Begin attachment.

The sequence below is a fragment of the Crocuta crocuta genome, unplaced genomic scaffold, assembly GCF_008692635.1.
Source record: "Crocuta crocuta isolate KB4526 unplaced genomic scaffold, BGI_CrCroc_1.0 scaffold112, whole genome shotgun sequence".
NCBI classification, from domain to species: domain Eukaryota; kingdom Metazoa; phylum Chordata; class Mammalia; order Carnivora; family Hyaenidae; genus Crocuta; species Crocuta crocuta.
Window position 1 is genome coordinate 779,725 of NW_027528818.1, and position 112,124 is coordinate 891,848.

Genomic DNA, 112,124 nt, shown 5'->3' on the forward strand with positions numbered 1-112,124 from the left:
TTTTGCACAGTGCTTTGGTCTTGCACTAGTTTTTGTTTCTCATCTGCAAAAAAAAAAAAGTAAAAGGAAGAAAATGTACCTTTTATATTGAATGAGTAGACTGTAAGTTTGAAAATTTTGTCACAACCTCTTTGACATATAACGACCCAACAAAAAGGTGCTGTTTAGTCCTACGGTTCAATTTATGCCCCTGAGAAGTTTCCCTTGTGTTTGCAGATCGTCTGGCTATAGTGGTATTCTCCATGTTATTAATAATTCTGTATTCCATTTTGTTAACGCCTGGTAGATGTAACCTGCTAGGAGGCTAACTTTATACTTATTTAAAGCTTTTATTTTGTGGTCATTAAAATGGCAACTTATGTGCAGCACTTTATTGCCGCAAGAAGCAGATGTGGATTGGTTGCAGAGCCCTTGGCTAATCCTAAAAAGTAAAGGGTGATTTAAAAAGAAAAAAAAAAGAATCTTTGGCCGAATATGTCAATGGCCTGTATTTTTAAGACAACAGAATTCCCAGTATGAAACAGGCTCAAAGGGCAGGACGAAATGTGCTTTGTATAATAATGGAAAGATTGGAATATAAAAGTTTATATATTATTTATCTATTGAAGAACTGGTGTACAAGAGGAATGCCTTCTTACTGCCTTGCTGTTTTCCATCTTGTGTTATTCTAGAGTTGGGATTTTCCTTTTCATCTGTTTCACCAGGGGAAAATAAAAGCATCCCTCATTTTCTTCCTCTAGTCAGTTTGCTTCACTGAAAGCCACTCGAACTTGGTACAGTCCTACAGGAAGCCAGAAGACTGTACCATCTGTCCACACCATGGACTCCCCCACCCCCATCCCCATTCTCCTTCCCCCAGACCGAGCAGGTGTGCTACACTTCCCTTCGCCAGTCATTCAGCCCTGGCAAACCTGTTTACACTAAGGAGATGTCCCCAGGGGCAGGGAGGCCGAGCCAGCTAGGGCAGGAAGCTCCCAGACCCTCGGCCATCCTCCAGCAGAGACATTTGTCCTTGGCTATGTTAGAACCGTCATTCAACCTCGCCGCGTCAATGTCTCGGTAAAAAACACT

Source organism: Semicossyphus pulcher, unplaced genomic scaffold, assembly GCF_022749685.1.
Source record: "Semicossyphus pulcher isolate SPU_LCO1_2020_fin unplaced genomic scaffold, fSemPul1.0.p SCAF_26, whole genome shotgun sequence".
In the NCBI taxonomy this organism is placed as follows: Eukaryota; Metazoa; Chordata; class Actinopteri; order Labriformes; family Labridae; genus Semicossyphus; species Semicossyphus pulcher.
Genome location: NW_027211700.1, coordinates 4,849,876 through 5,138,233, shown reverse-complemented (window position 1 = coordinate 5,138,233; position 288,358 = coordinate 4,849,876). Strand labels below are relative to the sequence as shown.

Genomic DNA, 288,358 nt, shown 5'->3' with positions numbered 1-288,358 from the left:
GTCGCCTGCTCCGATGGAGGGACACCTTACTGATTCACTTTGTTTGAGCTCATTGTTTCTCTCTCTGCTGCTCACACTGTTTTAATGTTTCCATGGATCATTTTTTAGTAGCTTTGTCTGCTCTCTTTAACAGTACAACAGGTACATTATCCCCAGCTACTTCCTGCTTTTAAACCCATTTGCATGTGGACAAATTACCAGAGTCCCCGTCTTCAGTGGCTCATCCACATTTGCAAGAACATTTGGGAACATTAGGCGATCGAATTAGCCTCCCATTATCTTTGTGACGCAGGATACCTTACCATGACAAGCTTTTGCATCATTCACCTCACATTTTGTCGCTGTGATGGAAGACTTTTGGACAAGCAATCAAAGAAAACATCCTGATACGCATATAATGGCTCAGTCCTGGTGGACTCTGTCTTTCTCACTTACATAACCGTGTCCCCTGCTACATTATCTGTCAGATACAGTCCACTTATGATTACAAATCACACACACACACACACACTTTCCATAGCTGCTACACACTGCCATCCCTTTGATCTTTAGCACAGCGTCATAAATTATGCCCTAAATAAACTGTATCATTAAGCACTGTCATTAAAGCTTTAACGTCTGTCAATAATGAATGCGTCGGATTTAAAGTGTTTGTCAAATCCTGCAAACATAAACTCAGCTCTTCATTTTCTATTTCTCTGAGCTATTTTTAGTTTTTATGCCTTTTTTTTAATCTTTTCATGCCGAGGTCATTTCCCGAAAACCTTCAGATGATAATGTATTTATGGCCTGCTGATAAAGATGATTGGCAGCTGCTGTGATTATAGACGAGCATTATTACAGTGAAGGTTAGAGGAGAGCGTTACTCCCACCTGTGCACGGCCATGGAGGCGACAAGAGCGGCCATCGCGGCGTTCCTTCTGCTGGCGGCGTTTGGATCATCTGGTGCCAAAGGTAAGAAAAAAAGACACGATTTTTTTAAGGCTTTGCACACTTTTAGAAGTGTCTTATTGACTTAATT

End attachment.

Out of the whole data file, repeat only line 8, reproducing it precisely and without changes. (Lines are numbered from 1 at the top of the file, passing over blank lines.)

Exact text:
Source record: "Semicossyphus pulcher isolate SPU_LCO1_2020_fin unplaced genomic scaffold, fSemPul1.0.p SCAF_26, whole genome shotgun sequence".